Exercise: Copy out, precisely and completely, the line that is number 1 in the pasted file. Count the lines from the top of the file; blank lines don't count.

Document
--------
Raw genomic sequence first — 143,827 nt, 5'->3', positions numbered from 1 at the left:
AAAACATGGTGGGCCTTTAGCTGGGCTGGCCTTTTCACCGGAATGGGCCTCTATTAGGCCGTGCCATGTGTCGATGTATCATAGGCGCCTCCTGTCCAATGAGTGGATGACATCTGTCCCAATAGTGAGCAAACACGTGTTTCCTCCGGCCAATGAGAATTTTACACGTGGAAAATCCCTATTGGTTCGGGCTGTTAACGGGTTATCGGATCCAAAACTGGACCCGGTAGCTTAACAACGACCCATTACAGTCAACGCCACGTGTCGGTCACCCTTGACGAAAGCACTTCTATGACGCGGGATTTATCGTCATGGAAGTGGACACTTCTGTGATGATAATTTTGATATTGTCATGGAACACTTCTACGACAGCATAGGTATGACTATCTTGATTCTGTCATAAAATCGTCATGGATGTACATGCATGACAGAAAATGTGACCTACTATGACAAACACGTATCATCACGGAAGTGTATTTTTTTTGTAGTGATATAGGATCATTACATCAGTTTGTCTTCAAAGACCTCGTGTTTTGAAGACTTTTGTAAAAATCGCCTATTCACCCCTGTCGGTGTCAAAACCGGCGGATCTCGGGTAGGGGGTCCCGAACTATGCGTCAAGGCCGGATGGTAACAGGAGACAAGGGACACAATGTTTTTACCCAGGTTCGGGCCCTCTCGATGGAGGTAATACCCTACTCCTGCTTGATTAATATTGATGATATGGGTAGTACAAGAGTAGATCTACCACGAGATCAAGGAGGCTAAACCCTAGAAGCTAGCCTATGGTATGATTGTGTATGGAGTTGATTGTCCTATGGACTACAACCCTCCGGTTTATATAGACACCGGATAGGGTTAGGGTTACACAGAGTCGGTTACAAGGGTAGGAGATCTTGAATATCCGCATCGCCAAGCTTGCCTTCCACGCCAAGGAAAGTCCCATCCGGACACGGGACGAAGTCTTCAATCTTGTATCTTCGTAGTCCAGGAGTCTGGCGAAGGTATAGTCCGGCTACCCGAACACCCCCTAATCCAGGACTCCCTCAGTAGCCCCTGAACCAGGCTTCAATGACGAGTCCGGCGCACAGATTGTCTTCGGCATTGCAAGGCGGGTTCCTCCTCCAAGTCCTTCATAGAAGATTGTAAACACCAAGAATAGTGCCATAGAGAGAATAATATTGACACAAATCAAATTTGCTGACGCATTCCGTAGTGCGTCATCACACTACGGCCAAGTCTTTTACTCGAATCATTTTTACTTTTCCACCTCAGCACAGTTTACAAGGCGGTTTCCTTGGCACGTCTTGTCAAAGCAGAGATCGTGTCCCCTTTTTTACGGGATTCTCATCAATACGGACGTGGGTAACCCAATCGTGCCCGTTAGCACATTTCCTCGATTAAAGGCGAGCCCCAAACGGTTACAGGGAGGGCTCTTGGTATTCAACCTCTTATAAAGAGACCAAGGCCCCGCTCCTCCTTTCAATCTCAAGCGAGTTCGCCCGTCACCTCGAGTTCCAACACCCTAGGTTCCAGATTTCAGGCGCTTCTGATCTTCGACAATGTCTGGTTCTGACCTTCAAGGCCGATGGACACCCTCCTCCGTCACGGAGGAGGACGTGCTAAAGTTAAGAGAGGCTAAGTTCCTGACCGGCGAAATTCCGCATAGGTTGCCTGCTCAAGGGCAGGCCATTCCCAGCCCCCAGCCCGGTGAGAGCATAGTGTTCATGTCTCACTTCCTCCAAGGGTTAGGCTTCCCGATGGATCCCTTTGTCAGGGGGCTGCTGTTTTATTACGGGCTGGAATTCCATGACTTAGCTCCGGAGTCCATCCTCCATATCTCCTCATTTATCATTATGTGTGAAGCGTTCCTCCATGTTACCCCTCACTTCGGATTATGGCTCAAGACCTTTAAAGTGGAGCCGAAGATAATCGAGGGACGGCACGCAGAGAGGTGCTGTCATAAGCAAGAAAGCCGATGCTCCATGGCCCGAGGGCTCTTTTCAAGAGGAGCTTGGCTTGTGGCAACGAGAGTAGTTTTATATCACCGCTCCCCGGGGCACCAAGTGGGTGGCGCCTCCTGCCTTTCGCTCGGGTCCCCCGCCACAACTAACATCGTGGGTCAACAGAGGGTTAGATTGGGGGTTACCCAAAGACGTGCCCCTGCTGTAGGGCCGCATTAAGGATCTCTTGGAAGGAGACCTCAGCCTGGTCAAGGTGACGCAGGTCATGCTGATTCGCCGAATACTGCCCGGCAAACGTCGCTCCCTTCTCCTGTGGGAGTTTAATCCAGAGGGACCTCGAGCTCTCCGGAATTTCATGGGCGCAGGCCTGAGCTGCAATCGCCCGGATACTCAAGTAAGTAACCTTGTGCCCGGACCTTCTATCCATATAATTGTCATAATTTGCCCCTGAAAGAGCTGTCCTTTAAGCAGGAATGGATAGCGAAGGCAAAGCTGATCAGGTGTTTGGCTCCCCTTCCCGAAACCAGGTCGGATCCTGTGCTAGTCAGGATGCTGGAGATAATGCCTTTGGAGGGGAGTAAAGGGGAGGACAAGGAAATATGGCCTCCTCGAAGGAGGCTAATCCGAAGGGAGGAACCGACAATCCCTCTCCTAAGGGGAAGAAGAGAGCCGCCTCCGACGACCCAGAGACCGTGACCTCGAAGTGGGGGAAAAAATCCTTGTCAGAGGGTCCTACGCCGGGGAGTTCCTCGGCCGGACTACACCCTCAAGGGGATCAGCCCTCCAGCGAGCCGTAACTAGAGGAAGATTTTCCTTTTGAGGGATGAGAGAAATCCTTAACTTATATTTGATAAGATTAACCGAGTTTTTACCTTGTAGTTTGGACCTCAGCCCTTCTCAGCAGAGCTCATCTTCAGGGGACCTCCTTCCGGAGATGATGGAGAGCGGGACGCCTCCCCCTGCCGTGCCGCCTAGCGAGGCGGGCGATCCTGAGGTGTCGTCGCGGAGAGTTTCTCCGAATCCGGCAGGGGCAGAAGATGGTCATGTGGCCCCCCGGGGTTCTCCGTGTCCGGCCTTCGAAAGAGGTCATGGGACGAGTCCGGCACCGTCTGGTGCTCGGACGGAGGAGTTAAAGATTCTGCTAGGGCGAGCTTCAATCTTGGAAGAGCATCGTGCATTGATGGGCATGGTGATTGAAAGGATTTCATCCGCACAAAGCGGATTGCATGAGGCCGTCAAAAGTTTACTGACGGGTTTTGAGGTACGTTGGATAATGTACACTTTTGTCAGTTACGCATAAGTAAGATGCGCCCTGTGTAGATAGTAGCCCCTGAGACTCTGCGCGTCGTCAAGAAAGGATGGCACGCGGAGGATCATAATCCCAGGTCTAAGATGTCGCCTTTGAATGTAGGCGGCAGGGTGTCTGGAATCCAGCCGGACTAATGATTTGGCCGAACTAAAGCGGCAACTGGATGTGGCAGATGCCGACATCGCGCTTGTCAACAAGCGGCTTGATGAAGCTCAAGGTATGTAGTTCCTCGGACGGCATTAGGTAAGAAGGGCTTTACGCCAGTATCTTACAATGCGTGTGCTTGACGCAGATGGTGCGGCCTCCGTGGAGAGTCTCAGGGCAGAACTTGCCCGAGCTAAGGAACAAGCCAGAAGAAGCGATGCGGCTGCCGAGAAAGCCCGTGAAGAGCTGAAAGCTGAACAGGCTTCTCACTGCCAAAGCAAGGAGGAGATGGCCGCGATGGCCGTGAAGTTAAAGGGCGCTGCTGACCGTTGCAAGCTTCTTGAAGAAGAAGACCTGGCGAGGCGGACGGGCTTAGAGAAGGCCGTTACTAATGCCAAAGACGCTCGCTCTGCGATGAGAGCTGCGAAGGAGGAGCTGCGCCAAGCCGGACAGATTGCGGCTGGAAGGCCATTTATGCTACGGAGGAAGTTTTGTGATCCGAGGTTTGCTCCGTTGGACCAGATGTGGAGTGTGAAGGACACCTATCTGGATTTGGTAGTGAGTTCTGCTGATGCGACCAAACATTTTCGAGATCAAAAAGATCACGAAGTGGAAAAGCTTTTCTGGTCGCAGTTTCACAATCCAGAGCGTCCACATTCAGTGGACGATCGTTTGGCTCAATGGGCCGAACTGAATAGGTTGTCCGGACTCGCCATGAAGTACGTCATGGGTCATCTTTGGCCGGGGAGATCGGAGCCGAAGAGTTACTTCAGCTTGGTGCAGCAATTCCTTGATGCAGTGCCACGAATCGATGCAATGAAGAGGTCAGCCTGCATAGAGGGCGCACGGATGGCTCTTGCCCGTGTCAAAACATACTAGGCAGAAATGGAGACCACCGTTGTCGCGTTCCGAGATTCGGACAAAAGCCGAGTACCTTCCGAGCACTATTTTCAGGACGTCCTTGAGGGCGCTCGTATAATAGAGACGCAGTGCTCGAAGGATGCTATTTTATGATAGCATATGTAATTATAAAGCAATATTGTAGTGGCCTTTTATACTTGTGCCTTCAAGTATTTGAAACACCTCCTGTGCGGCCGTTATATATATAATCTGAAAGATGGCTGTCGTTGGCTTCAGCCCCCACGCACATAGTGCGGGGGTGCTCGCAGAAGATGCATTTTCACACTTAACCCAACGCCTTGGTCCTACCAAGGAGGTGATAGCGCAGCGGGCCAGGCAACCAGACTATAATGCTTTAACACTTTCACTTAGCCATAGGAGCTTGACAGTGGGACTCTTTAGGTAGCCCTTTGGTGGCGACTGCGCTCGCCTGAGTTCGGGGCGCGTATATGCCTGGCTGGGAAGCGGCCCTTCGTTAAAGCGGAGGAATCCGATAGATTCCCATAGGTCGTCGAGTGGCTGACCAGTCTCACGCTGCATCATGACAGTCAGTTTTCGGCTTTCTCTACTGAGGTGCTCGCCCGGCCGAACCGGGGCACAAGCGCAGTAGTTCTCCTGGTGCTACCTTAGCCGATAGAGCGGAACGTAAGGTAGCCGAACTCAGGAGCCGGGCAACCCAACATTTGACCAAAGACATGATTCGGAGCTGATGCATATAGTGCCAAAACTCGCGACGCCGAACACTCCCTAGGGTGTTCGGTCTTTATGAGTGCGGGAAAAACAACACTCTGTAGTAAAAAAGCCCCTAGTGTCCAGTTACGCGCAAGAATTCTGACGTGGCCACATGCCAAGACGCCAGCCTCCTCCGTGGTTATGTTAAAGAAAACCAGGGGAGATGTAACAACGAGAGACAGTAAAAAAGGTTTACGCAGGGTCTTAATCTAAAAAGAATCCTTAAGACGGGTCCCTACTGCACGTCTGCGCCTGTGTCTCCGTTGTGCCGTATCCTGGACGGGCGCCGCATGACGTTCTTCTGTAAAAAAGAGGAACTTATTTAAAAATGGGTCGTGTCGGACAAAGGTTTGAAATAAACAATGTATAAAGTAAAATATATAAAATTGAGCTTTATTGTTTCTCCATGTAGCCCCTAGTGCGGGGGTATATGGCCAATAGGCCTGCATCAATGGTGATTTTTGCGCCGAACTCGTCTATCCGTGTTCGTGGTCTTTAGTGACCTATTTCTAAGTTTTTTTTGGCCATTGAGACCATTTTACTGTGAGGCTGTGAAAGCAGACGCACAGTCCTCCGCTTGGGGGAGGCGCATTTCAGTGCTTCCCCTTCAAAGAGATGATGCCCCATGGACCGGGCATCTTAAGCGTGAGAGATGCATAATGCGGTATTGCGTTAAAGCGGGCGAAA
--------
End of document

Raw genomic sequence first — 143,827 nt, 5'->3', positions numbered from 1 at the left: